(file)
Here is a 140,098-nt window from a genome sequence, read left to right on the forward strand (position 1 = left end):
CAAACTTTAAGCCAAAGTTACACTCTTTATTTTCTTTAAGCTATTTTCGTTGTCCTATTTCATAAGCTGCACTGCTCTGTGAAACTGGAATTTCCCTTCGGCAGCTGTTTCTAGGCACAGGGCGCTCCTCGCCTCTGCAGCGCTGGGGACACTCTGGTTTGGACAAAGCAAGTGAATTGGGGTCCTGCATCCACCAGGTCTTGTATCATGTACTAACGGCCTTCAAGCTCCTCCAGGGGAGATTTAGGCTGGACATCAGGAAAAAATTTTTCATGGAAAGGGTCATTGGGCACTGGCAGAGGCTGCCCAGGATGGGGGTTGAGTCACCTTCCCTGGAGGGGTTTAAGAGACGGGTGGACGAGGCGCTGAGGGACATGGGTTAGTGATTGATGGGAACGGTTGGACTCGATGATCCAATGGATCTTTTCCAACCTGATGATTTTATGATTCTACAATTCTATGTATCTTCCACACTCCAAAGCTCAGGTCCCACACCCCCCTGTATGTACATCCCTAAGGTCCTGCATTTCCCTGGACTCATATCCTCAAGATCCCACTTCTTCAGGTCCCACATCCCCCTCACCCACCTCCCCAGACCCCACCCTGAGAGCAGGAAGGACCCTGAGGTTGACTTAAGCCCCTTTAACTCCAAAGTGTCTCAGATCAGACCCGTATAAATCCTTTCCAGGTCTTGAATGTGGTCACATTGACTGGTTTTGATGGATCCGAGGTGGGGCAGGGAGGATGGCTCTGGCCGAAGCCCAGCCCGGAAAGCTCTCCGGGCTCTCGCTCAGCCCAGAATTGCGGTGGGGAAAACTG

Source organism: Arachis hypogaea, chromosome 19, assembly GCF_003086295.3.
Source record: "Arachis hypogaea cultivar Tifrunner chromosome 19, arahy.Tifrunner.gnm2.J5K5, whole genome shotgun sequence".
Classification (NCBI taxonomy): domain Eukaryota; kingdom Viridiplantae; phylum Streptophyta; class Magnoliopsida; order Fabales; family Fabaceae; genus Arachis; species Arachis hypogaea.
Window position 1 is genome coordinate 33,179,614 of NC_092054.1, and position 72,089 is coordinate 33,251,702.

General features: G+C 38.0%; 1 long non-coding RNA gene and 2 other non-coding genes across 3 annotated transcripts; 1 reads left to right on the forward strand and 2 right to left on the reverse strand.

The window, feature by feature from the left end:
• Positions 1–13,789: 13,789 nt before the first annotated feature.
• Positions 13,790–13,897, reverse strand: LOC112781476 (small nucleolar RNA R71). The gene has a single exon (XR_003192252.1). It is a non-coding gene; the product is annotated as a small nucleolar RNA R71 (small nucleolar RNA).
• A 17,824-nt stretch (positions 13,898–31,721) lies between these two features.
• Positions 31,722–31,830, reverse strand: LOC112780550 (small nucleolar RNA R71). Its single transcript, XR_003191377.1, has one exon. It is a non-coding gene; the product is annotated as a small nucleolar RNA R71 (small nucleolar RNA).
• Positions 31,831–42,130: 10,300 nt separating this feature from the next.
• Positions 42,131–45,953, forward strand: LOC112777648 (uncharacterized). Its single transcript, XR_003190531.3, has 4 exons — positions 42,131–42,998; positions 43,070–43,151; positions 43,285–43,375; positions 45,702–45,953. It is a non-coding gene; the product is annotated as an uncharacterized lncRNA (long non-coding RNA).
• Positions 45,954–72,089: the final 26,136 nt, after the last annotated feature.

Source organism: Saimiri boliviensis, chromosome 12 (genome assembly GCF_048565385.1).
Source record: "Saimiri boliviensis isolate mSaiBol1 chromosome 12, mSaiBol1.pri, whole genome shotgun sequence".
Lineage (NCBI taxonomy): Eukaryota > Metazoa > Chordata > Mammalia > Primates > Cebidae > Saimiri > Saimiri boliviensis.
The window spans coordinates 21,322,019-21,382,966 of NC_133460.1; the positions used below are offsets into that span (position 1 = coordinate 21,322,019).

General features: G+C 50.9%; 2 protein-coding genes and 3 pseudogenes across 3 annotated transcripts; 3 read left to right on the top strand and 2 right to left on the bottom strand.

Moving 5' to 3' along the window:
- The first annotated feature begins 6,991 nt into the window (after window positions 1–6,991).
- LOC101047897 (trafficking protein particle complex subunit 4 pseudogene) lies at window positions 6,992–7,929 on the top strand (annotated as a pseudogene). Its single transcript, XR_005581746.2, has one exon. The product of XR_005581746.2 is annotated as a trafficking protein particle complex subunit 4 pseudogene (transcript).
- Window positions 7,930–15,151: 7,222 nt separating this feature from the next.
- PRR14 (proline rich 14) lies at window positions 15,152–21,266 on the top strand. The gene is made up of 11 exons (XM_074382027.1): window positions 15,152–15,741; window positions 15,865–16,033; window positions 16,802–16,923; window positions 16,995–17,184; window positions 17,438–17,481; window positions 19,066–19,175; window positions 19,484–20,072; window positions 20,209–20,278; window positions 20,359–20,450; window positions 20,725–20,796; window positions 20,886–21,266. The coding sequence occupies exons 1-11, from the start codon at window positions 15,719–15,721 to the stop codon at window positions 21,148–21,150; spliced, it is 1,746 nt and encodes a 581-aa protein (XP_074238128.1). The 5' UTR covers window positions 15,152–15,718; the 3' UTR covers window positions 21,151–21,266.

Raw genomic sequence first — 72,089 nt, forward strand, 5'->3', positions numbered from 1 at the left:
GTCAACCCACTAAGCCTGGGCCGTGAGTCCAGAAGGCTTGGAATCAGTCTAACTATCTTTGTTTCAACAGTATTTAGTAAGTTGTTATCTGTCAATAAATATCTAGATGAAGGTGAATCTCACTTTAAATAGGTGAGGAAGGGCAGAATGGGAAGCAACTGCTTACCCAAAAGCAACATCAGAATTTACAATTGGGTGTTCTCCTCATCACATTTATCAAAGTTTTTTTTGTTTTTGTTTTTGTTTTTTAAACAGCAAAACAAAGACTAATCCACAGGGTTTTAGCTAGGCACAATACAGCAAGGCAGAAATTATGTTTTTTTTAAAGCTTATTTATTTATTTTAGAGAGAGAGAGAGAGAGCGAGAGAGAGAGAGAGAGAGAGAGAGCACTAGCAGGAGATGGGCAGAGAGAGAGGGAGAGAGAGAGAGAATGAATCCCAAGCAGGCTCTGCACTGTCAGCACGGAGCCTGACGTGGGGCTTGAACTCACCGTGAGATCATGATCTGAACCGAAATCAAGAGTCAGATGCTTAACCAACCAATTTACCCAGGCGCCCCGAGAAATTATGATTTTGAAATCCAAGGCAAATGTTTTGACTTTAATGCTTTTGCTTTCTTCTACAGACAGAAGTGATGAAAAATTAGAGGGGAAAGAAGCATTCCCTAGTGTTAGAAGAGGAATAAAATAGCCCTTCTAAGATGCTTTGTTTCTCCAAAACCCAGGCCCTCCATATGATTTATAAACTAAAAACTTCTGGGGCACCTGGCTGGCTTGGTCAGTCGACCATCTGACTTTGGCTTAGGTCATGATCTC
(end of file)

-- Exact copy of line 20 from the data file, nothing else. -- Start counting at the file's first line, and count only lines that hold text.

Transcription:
General features: G+C 50.9%; 2 protein-coding genes and 3 pseudogenes across 3 annotated transcripts; 3 read left to right on the top strand and 2 right to left on the bottom strand.